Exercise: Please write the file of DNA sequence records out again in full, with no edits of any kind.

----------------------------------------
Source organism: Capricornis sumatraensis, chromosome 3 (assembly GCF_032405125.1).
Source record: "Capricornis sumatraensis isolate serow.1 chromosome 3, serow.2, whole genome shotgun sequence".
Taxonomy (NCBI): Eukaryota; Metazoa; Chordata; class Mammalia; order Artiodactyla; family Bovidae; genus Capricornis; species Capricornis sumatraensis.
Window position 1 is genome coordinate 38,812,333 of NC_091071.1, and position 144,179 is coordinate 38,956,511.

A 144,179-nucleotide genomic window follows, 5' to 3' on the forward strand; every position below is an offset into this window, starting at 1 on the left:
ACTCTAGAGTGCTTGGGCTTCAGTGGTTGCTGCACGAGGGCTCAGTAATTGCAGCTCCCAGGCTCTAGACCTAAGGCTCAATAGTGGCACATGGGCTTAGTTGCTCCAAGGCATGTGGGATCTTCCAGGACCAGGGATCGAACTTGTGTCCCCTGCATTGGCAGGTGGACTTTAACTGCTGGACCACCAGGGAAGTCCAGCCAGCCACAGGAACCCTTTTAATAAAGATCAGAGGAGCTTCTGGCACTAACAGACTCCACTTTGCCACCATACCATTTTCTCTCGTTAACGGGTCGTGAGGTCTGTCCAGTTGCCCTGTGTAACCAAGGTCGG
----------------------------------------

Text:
Source organism: Capricornis sumatraensis, chromosome 3 (assembly GCF_032405125.1).
Source record: "Capricornis sumatraensis isolate serow.1 chromosome 3, serow.2, whole genome shotgun sequence".
Taxonomy (NCBI): Eukaryota; Metazoa; Chordata; class Mammalia; order Artiodactyla; family Bovidae; genus Capricornis; species Capricornis sumatraensis.
Window position 1 is genome coordinate 38,812,333 of NC_091071.1, and position 144,179 is coordinate 38,956,511.

A 144,179-nucleotide genomic window follows, 5' to 3' on the forward strand; every position below is an offset into this window, starting at 1 on the left:
ACTCTAGAGTGCTTGGGCTTCAGTGGTTGCTGCACGAGGGCTCAGTAATTGCAGCTCCCAGGCTCTAGACCTAAGGCTCAATAGTGGCACATGGGCTTAGTTGCTCCAAGGCATGTGGGATCTTCCAGGACCAGGGATCGAACTTGTGTCCCCTGCATTGGCAGGTGGACTTTAACTGCTGGACCACCAGGGAAGTCCAGCCAGCCACAGGAACCCTTTTAATAAAGATCAGAGGAGCTTCTGGCACTAACAGACTCCACTTTGCCACCATACCATTTTCTCTCGTTAACGGGTCGTGAGGTCTGTCCAGTTGCCCTGTGTAACCAAGGTCGG